Inflammatory mediators, such as tumor necrosis factor-α (TNF-α) and interleukin-1beta, appear integral in initiating and/or propagating Alzheimer's disease (AD)-associated pathogenesis. We have previously observed a significant increase in the number of mRNA transcripts encoding the pro-inflammatory cytokine TNF-α, which correlated to regionally enhanced microglial activation in the brains of triple transgenic mice (3xTg-AD) before the onset of overt amyloid pathology. In this study, we reveal that neurons serve as significant sources of TNF-α in 3xTg-AD mice. To further define the role of neuronally derived TNF-α during early AD-like pathology, a recombinant adeno-associated virus vector expressing TNF-α was stereotactically delivered to 2-month-old 3xTg-AD mice and non-transgenic control mice to produce sustained focal cytokine expression. At 6 months of age, 3xTg-AD mice exhibited evidence of enhanced intracellular levels of amyloid-β and hyperphosphorylated tau, as well as microglial activation. At 12 months of age, both TNF receptor II and Jun-related mRNA levels were significantly enhanced, and peripheral cell infiltration and neuronal death were observed in 3xTg-AD mice, but not in non-transgenic mice. These data indicate that a pathological interaction exists between TNF-α and the AD-related transgene products in the brains of 3xTg-AD mice. Results presented here suggest that chronic neuronal TNF-α expression promotes inflammation and, ultimately, neuronal cell death in this AD mouse model, advocating the development of TNF-α-specific agents to subvert AD.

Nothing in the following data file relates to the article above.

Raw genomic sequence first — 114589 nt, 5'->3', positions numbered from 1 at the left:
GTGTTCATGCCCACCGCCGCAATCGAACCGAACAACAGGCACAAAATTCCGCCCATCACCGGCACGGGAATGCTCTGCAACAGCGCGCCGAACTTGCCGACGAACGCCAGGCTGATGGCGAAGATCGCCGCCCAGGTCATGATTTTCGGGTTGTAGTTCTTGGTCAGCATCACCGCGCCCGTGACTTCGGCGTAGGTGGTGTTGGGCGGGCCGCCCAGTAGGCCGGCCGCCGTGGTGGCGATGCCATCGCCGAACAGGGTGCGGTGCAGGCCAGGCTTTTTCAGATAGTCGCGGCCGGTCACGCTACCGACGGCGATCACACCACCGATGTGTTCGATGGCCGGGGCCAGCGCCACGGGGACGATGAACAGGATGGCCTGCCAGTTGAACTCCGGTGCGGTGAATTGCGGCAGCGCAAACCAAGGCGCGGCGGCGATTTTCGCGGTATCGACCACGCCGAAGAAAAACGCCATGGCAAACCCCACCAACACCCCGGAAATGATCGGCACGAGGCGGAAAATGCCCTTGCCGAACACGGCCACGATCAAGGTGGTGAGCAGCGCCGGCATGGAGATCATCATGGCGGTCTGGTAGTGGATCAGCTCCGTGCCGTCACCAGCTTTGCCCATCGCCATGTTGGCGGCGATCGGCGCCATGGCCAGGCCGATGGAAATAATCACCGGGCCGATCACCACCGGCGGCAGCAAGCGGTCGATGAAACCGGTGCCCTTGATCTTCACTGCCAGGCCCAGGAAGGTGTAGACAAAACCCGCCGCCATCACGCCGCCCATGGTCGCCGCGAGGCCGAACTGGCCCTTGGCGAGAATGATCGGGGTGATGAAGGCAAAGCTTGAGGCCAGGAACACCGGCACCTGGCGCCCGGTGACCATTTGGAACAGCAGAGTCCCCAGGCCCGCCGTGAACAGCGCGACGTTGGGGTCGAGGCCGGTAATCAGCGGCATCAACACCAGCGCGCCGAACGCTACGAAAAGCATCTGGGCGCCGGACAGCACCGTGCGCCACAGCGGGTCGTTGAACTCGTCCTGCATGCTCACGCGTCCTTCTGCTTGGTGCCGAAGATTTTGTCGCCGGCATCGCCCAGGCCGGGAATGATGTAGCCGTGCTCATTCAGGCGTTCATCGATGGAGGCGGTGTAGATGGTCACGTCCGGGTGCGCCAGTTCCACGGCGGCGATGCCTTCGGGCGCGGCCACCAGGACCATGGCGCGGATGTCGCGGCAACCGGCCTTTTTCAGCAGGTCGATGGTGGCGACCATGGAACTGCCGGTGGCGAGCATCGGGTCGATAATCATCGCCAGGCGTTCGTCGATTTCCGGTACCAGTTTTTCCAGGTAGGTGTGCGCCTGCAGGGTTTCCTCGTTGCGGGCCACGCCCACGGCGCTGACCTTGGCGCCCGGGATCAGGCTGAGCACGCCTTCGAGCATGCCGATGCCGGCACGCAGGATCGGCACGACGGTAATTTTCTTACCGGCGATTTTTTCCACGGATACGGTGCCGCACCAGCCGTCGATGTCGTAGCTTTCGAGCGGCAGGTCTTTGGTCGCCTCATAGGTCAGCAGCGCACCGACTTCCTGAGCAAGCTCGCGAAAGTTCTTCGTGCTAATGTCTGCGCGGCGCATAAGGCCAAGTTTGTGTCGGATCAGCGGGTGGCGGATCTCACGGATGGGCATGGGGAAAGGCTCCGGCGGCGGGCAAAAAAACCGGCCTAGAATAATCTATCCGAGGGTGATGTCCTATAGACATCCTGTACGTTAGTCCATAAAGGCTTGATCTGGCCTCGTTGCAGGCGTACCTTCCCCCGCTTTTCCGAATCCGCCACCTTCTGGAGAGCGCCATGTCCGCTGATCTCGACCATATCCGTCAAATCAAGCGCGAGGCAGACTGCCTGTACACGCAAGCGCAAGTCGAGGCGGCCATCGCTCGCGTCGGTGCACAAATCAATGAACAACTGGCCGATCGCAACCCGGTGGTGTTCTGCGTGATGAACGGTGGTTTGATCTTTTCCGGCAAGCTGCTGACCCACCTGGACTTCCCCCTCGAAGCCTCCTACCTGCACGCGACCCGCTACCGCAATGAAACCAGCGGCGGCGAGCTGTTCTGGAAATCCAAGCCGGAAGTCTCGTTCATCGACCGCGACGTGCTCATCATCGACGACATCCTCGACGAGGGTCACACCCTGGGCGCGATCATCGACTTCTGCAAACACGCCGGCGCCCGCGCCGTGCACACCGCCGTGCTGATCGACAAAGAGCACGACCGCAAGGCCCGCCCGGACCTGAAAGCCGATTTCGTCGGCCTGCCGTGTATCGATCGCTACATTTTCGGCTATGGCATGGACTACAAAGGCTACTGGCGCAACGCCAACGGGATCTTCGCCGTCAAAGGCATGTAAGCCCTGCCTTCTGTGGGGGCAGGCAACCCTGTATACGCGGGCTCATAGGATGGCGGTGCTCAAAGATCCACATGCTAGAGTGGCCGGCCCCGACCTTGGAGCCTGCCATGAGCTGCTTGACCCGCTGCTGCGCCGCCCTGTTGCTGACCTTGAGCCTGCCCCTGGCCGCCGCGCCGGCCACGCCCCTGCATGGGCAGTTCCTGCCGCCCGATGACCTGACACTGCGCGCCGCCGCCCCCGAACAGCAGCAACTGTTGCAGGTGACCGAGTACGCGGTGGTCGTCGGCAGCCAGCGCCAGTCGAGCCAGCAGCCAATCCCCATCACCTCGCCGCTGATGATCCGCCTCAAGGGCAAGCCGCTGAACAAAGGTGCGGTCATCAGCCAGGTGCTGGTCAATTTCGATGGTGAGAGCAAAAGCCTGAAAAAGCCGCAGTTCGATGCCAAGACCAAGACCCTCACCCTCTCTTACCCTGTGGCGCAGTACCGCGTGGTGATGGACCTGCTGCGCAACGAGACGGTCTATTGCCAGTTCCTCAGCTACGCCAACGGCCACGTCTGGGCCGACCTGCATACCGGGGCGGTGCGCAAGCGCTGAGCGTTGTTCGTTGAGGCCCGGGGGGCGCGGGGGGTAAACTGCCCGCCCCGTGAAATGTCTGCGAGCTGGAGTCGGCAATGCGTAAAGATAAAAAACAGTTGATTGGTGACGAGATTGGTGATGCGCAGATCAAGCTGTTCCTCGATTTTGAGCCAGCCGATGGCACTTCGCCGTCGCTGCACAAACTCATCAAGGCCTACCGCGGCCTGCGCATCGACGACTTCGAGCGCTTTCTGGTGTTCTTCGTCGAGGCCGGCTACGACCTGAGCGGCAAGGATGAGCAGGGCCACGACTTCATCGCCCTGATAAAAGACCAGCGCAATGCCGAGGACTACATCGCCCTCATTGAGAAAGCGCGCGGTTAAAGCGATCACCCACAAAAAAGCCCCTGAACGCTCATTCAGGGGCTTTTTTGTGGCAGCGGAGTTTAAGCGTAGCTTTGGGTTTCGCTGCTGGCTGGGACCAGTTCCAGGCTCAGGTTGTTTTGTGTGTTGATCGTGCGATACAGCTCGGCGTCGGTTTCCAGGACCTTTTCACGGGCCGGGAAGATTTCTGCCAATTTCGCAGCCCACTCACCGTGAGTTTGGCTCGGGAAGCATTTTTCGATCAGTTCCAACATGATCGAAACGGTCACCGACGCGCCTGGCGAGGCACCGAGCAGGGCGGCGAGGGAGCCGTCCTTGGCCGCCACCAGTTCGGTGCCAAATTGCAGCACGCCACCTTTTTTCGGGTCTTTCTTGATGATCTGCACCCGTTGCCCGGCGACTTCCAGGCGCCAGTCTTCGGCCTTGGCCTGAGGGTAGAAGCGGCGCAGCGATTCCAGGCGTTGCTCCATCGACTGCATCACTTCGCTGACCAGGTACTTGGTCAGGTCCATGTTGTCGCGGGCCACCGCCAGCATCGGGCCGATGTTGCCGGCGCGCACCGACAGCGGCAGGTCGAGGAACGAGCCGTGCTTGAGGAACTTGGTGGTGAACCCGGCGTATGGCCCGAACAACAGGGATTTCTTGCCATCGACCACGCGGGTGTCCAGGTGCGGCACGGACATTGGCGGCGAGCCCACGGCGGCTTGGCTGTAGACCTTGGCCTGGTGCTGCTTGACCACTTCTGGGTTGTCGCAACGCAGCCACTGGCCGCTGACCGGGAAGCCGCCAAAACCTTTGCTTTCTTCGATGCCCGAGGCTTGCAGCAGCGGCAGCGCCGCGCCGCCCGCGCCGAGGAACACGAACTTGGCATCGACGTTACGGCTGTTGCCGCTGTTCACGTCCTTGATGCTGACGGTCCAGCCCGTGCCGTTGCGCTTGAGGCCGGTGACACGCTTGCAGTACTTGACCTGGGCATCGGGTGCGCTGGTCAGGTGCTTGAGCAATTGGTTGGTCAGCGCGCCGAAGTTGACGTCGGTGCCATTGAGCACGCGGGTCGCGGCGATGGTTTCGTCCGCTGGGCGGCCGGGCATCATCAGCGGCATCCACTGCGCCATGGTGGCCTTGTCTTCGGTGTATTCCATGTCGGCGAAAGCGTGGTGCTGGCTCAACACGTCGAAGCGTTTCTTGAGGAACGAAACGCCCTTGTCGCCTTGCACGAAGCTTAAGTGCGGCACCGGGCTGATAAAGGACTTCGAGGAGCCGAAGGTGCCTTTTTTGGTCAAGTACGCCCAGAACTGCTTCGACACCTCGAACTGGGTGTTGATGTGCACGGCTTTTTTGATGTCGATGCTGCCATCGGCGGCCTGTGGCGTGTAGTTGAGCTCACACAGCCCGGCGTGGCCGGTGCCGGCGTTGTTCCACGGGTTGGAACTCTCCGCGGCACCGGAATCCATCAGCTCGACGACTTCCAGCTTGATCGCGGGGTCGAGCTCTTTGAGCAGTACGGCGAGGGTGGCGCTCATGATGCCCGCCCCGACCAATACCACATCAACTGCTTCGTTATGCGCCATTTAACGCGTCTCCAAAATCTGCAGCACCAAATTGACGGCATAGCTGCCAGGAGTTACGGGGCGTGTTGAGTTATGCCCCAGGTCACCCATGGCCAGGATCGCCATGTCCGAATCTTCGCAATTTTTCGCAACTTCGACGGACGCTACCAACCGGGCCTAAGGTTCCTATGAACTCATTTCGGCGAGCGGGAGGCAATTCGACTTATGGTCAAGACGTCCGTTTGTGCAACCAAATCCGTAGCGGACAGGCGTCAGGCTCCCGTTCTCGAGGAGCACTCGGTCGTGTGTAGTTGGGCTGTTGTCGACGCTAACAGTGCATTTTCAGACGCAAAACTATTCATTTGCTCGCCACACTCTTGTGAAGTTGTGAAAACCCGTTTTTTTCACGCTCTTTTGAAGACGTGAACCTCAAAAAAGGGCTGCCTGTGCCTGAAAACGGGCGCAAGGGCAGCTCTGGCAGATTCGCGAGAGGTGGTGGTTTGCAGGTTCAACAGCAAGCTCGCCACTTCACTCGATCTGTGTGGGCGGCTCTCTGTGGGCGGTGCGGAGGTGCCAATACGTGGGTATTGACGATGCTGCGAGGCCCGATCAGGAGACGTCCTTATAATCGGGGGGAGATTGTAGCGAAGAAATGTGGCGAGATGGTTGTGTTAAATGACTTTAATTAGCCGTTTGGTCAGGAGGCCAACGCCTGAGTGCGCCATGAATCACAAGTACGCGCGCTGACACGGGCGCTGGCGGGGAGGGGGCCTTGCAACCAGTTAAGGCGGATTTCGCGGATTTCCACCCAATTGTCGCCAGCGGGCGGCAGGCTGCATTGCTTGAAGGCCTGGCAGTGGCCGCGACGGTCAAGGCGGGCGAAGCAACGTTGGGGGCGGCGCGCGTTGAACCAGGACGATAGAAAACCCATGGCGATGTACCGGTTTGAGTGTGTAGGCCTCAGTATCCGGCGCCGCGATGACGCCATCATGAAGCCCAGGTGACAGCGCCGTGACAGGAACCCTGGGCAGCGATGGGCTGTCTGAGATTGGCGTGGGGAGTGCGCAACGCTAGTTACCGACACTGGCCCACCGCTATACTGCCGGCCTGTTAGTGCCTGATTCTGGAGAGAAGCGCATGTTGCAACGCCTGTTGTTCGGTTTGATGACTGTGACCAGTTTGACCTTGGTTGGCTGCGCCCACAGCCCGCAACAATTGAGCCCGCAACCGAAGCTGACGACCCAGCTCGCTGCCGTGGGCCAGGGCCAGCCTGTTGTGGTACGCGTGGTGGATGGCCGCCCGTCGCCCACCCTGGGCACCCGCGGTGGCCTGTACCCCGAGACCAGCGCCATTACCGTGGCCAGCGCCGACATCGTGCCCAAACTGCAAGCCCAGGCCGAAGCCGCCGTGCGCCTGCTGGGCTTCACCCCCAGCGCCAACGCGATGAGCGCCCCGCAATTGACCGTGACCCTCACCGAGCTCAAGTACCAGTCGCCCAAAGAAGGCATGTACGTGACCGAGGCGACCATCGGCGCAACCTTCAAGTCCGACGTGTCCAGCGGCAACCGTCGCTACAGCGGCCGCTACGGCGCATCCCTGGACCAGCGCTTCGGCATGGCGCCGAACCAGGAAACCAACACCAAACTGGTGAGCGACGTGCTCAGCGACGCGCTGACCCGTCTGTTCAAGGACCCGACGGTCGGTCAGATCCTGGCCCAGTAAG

ASJC Scopus subject areas
- Pathology and Forensic Medicine